In Keeping

Published on November 28, 2016 by Michelle Wirth

When my wife died of lung cancer, poems landed around me in the ruins like ashes after a forest fire.

Raymond Carver’s last book, A New Path to the Waterfall, was rested gently against my door.

He died of lung cancer, too.

Her downturn was so sudden there were ways in which we never got to say goodbye, ways in which we never said, “thank you.” We broke a thousand times and I cared for the pieces while my wife as I knew her was gone to me and I fell in love with her again, again and again.

I wanted to trade my life for hers. I failed. I never quit.

I am the adult who wanted to care for her out of love for her and the child who wanted to get it right so she would never leave me, get grief right so she would come back.

She lived her life according to her values, investing deeply in relationships in which she gave hundreds of people her undivided attention one massage appointment, one park walk, one art date, one phone call at a time, over decades. Her last chemo treatment was the beginning of the end. Nothing meant more to her than connecting with these people. Housebound in a western Pennsylvania winter. Neuropathic pain, cold-induced nausea, medicine induced hallucinations, a body that turned night into day and day into night. We put a visitation calendar where her massage appointment schedule used to be, and filled the book with appointments to visit.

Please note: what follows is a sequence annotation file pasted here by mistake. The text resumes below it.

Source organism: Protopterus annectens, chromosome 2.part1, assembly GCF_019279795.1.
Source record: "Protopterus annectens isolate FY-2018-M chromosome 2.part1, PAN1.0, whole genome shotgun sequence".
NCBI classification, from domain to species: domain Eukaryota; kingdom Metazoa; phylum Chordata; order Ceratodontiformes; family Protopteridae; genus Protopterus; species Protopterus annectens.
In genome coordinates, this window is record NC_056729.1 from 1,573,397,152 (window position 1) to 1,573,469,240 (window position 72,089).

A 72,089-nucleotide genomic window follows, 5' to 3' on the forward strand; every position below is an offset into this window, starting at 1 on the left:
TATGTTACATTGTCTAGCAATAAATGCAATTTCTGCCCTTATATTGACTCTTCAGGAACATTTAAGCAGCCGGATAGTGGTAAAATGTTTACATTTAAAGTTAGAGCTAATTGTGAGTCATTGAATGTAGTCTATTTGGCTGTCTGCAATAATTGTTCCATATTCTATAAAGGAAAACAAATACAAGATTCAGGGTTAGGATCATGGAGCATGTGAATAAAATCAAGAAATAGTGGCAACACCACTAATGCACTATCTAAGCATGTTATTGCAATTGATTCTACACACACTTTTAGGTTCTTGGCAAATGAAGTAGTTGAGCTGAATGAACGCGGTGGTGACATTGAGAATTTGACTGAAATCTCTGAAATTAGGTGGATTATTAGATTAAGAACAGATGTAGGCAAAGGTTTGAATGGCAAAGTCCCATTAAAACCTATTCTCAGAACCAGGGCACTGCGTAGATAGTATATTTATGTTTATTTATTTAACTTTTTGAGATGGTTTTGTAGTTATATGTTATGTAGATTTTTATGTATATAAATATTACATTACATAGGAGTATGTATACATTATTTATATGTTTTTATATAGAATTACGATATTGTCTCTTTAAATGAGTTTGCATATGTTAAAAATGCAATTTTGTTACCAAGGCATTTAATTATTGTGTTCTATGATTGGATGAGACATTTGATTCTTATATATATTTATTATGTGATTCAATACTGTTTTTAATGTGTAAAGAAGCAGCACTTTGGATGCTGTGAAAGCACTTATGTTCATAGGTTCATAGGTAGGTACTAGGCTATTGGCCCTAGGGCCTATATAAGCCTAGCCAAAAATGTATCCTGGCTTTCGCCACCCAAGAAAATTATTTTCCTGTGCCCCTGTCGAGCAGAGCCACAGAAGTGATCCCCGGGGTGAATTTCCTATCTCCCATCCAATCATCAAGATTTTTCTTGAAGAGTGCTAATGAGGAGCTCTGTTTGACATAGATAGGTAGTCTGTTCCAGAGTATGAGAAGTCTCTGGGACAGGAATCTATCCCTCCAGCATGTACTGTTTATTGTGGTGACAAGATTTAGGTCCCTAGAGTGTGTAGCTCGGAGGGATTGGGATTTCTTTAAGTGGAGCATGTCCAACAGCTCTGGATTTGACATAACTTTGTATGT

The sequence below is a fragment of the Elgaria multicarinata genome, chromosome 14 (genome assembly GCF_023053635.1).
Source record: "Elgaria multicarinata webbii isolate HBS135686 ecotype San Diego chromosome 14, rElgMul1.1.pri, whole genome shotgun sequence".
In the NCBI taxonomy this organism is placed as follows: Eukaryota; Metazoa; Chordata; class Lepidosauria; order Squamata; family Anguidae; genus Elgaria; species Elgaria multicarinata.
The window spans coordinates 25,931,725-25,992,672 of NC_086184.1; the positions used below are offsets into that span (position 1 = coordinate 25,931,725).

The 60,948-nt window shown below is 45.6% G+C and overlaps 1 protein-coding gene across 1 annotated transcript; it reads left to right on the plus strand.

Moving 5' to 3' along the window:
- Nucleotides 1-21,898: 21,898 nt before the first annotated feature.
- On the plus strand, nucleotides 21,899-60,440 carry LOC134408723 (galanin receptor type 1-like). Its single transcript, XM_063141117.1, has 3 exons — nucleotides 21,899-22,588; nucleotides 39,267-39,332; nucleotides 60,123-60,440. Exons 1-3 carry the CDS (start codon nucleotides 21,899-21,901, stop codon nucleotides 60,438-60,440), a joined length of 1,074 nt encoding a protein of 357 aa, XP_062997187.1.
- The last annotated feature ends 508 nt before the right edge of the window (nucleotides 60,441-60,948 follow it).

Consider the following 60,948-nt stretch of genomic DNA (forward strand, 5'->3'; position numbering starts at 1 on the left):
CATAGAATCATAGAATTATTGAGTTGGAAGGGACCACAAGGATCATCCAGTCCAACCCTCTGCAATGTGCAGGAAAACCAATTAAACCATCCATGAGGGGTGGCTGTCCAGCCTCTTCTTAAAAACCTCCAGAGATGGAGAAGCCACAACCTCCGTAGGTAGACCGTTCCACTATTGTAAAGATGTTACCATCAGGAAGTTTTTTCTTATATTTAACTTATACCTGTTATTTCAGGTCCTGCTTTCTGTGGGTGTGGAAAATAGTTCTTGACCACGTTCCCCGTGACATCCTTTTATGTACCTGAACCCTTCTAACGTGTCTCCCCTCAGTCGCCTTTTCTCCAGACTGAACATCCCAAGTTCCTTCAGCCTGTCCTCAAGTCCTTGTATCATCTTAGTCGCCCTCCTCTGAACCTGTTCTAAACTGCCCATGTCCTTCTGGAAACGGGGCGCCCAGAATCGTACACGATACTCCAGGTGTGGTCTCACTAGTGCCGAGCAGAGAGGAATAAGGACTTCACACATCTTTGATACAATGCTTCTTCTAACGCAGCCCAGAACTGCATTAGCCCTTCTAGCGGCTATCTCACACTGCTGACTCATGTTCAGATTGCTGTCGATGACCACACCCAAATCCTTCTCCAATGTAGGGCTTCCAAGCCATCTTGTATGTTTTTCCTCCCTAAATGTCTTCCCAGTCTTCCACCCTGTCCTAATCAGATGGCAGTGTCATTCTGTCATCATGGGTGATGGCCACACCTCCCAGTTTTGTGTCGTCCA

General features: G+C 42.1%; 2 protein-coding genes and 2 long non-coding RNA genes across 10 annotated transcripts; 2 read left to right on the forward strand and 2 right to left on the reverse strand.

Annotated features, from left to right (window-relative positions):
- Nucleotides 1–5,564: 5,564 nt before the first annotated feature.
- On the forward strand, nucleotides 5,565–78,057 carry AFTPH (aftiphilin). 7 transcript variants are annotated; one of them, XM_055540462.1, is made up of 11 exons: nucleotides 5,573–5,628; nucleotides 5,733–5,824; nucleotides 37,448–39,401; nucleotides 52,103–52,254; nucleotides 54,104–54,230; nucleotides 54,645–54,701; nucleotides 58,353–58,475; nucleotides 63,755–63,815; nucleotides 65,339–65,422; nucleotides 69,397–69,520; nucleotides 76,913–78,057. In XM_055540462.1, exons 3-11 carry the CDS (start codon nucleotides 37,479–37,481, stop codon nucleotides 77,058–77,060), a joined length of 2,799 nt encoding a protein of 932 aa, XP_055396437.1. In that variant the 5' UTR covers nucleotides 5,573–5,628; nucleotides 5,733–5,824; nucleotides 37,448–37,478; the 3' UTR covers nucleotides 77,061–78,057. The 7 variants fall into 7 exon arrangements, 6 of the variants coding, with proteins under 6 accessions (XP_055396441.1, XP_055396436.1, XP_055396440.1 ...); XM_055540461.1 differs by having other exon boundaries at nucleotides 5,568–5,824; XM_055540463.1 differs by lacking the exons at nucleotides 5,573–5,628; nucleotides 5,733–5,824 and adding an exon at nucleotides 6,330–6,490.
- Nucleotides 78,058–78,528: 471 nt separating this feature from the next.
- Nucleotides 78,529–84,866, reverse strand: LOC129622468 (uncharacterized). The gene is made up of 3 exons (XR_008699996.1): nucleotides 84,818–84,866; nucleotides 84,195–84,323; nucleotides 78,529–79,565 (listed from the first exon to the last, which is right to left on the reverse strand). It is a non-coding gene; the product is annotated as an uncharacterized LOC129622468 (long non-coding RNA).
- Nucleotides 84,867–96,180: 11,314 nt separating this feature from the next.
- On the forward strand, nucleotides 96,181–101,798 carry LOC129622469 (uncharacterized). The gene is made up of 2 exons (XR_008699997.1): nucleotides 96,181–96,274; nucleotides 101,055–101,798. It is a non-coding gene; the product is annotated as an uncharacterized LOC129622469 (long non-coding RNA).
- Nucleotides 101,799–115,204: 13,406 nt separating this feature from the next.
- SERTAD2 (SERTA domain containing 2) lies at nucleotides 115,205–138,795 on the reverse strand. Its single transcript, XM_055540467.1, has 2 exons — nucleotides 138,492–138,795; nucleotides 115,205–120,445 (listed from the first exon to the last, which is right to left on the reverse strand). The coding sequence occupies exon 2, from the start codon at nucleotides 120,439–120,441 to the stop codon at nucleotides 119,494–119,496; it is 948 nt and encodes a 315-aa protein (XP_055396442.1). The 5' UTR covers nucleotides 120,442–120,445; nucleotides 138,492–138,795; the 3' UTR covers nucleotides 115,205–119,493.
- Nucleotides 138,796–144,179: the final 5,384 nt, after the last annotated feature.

One day she woke to find a friend in her room, and she came out to find me to complain about how weird it was to wake up to someone staring at her.

One morning she woke in the early dark, the house empty, and she wailed, “I need something to feed my heart.”

Friends come, and she is awake, and when they join her in our bed she relaxes into their presence and falls asleep.

She switches back and forth between our marriage bed, and the bed she had set up in her favorite room in the house, the room in which she used to practice massage. When hospice sent the bed to the house, she had them put it in the massage room and she renamed it the day room. She loved to work while she watched the western light pour in through the window and blush across the wall as the sun set.